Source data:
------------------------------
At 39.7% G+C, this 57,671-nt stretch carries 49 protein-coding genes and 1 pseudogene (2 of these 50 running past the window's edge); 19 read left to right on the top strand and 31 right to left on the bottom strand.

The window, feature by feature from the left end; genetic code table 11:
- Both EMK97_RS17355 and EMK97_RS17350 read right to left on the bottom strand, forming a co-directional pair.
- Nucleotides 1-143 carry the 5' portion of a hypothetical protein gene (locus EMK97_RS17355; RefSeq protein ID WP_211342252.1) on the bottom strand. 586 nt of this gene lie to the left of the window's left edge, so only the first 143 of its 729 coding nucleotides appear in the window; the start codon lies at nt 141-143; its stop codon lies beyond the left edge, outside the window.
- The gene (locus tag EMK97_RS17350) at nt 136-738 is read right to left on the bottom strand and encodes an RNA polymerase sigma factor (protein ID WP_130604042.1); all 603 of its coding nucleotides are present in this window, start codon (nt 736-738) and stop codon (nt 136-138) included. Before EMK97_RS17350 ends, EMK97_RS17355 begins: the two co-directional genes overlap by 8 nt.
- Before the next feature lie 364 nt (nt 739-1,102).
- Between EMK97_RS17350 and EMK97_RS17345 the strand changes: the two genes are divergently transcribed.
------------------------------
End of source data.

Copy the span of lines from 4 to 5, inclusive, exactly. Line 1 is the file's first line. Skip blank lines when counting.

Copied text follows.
- Nucleotides 1-143 carry the 5' portion of a hypothetical protein gene (locus EMK97_RS17355; RefSeq protein ID WP_211342252.1) on the bottom strand. 586 nt of this gene lie to the left of the window's left edge, so only the first 143 of its 729 coding nucleotides appear in the window; the start codon lies at nt 141-143; its stop codon lies beyond the left edge, outside the window.
- The gene (locus tag EMK97_RS17350) at nt 136-738 is read right to left on the bottom strand and encodes an RNA polymerase sigma factor (protein ID WP_130604042.1); all 603 of its coding nucleotides are present in this window, start codon (nt 736-738) and stop codon (nt 136-138) included. Before EMK97_RS17350 ends, EMK97_RS17355 begins: the two co-directional genes overlap by 8 nt.